This article approaches conceptual documentary-maker, Richard Mosse’s Incoming (2017) project which turns military-grade thermal imaging technology on migrants at Europe’s southern borders and asks ‘what does it mean to the epistemic figure of the refugee when a thermal imaginary is added to the technologies of bordering?’ It concludes that, although the thermal imaginary amplifies a wider biopolitical logic of dehumanization, it also provides vectors of perception – entropy, conductivity and intensity – which encourage us to re-examine Hannah Arendt’s old trinity of ‘state-territory-people’ that sustain the Westphalian construction of the refugee in relation to bounded territories. In focusing on heat as both index and metaphor, Mosse’s project alerts us to the thermal vectors that propel bodies towards borders, but also to the necessity of finding a place for heat within the tools available for imagining political responses to the challenges posed by a warming world. The thermal borders in Mosse’s project point us to a post-Westphalian redistribution of the sensible in which borders have become simultaneously technologies of separation and markers of proximity, intimacy and touch.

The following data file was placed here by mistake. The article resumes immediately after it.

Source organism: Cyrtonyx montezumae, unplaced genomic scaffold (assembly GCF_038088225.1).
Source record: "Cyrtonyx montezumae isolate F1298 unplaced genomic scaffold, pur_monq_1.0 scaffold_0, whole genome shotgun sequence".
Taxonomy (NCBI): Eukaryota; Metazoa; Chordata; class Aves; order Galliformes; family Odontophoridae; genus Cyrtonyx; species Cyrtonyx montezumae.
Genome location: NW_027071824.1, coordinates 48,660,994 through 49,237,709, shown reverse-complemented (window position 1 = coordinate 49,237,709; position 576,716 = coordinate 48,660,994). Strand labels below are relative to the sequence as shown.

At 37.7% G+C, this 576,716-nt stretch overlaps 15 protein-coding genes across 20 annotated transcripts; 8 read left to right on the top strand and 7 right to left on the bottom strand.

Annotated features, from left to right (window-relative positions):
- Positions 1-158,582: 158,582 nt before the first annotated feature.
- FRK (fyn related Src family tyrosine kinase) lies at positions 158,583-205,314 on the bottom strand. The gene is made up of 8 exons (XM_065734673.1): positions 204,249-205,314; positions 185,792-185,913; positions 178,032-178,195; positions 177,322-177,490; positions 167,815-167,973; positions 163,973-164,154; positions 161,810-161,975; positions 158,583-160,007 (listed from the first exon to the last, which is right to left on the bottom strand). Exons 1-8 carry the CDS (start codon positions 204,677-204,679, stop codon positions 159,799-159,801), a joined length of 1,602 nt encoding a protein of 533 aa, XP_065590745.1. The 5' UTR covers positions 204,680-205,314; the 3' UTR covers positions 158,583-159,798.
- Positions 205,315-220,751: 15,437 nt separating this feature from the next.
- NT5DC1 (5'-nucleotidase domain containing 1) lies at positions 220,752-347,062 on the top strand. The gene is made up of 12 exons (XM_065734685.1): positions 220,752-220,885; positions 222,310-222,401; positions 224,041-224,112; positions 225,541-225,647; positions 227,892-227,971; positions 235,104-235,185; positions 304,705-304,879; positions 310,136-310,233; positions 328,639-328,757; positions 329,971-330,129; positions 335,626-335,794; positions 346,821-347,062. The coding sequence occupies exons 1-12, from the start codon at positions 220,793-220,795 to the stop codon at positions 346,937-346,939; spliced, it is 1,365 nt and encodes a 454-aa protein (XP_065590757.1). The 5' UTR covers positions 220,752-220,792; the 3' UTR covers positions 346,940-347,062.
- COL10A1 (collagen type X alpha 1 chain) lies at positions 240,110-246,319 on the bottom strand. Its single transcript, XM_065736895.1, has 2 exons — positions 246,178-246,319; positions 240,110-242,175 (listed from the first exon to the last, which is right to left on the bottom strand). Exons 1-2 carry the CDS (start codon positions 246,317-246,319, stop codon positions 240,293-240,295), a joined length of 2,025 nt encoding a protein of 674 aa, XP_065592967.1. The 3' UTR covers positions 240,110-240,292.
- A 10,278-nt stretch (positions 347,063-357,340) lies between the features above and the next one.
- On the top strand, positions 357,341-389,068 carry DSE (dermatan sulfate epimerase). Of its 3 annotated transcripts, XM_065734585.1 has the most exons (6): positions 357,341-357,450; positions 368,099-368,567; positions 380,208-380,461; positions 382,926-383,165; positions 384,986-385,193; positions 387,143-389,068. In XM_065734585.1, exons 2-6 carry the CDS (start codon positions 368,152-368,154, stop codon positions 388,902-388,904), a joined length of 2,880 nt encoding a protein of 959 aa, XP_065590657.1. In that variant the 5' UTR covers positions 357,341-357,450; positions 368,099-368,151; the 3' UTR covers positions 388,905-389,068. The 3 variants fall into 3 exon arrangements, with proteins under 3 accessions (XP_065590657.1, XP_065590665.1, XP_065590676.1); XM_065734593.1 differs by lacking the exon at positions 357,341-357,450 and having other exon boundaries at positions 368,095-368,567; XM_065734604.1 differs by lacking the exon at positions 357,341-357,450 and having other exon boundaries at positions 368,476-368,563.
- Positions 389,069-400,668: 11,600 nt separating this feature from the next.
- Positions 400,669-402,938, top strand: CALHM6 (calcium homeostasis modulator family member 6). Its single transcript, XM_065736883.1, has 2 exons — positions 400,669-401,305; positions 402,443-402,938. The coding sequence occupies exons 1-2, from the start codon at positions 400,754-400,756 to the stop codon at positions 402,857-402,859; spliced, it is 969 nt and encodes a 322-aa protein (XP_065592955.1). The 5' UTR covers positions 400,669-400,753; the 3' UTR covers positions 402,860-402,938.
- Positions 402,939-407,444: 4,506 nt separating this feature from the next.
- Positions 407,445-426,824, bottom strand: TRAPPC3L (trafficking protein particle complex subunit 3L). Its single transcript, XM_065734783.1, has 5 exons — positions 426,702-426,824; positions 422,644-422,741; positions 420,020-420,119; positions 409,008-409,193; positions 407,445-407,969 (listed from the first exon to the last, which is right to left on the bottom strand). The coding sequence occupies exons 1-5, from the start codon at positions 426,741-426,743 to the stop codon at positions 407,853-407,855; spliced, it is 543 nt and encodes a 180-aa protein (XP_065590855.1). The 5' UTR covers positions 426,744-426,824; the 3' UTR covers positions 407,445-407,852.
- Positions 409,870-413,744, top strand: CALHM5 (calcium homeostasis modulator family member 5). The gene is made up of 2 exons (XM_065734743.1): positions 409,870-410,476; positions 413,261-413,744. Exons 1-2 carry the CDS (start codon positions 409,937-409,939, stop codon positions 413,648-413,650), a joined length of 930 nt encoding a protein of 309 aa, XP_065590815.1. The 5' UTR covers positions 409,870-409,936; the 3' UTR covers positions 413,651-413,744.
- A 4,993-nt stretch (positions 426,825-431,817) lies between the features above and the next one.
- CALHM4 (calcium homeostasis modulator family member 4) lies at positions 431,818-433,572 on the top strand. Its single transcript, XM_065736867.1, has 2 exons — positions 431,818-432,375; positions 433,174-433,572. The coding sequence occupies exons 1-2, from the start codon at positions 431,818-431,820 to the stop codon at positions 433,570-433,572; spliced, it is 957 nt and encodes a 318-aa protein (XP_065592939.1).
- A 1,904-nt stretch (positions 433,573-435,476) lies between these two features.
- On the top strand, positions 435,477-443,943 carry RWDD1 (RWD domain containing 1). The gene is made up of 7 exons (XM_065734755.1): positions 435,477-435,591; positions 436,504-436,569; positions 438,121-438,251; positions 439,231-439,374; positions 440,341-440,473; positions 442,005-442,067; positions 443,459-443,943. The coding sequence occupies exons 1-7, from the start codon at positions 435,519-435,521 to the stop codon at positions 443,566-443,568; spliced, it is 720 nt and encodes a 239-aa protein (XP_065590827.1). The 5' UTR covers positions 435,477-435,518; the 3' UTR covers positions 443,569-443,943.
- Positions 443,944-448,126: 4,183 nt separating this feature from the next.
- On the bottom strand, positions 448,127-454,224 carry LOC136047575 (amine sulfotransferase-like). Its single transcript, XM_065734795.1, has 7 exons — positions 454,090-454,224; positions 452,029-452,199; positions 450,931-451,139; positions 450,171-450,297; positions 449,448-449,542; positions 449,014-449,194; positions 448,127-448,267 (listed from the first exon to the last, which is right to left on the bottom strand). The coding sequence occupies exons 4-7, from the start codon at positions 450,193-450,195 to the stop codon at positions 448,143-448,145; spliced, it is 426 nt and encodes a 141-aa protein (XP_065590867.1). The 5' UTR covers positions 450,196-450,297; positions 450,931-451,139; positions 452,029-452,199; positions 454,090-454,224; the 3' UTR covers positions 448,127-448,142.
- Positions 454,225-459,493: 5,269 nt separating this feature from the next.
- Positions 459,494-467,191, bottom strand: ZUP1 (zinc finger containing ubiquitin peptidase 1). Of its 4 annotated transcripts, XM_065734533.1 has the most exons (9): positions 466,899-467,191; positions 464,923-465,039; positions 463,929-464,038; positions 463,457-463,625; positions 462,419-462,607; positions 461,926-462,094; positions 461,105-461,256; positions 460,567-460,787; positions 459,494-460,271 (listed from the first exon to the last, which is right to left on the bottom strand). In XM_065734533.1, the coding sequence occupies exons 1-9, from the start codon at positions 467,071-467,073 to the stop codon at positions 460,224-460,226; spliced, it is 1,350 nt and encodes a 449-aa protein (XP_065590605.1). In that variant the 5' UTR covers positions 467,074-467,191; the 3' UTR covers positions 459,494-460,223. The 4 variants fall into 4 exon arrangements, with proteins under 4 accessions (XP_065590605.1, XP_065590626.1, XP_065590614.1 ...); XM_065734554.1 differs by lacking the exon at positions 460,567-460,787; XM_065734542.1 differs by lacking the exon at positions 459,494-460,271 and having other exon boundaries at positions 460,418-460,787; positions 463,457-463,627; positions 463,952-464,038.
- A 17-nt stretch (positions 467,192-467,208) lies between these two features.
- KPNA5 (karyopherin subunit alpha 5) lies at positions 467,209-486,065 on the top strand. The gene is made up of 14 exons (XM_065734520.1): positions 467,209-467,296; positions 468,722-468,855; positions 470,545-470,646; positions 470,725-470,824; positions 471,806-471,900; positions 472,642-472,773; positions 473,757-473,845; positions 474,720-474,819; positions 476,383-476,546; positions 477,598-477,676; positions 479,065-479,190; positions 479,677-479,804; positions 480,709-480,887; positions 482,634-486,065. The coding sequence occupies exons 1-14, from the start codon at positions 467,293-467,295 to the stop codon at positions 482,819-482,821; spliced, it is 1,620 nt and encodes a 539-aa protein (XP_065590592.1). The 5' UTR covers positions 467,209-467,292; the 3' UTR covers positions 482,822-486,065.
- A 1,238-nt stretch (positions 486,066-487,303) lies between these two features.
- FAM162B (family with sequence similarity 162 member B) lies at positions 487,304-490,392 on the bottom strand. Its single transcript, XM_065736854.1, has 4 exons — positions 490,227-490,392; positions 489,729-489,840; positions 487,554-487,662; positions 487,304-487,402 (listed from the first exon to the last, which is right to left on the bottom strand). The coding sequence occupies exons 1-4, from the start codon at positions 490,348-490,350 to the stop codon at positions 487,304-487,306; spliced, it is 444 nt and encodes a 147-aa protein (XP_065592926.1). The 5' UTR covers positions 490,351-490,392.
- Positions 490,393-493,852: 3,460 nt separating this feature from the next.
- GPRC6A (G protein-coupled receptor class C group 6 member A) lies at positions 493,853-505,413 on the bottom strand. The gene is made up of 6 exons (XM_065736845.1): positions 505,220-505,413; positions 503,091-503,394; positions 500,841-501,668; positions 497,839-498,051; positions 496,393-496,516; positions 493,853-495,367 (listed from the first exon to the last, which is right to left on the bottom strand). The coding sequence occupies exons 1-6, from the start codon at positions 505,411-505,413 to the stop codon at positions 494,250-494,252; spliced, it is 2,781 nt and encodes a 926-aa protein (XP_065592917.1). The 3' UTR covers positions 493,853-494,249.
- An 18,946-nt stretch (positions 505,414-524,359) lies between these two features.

Towards the end of Incoming (2017), Richard Mosse’s conceptual documentary exploring the conditions and causes of migration at the southern borders of fortress Europe, a man steps away from a truck loaded with African migrants and walks off into the dark of the desert night carrying a plastic water bottle. Here, believing himself unobserved, he relieves his bladder, and after carefully washing his hands, face, eyes, ears and nose in observance of the Islamic wudu ritual, still believing himself unobserved, begins to pray. We, as viewers, are privy to this act of devotion because Incoming is shot using a thermal image camera equipped with a telephoto-lens: a camera, which in this sequence, seems not only to register the heat signatures of bodies otherwise invisible to the human eye, but to allow us to peer directly into somebody’s soul. In watching somebody in the dark of night perform their faith ‘untainted by self-consciousness’ (Mosse, 2017b) we witness the convergence of a hypermodern surveillance technology with the far more archaic perspective that both Islam and the Judeo-Christian religions reserve for the eyes of angels. Heat, we are reminded, signifies not only an attribute of material properties, but, as a sign of life, the mystery of life itself: the dimension of the soul.